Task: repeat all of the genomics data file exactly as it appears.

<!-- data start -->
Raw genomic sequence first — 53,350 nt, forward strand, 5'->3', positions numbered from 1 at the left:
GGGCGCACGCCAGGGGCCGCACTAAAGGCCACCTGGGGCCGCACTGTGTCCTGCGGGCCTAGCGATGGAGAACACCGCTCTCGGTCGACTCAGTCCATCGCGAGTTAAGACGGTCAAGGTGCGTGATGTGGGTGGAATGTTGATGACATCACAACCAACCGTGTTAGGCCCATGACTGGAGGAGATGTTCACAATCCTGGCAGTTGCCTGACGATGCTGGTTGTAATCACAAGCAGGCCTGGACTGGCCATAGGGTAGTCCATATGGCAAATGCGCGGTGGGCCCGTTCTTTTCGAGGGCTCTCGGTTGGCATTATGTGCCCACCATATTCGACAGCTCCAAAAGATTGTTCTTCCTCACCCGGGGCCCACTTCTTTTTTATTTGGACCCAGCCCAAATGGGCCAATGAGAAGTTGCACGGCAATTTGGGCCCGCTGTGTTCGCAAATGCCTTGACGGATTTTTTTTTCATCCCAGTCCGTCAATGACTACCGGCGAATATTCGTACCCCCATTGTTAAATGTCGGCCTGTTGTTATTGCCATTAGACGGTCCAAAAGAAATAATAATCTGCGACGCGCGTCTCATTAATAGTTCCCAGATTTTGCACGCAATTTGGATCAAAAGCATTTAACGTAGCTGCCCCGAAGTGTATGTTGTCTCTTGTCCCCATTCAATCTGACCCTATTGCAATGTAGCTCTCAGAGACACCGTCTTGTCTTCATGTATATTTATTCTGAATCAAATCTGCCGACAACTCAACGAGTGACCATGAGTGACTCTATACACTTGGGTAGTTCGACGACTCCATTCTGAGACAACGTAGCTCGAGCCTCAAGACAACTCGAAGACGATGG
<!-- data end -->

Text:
Raw genomic sequence first — 53,350 nt, forward strand, 5'->3', positions numbered from 1 at the left:
GGGCGCACGCCAGGGGCCGCACTAAAGGCCACCTGGGGCCGCACTGTGTCCTGCGGGCCTAGCGATGGAGAACACCGCTCTCGGTCGACTCAGTCCATCGCGAGTTAAGACGGTCAAGGTGCGTGATGTGGGTGGAATGTTGATGACATCACAACCAACCGTGTTAGGCCCATGACTGGAGGAGATGTTCACAATCCTGGCAGTTGCCTGACGATGCTGGTTGTAATCACAAGCAGGCCTGGACTGGCCATAGGGTAGTCCATATGGCAAATGCGCGGTGGGCCCGTTCTTTTCGAGGGCTCTCGGTTGGCATTATGTGCCCACCATATTCGACAGCTCCAAAAGATTGTTCTTCCTCACCCGGGGCCCACTTCTTTTTTATTTGGACCCAGCCCAAATGGGCCAATGAGAAGTTGCACGGCAATTTGGGCCCGCTGTGTTCGCAAATGCCTTGACGGATTTTTTTTTCATCCCAGTCCGTCAATGACTACCGGCGAATATTCGTACCCCCATTGTTAAATGTCGGCCTGTTGTTATTGCCATTAGACGGTCCAAAAGAAATAATAATCTGCGACGCGCGTCTCATTAATAGTTCCCAGATTTTGCACGCAATTTGGATCAAAAGCATTTAACGTAGCTGCCCCGAAGTGTATGTTGTCTCTTGTCCCCATTCAATCTGACCCTATTGCAATGTAGCTCTCAGAGACACCGTCTTGTCTTCATGTATATTTATTCTGAATCAAATCTGCCGACAACTCAACGAGTGACCATGAGTGACTCTATACACTTGGGTAGTTCGACGACTCCATTCTGAGACAACGTAGCTCGAGCCTCAAGACAACTCGAAGACGATGG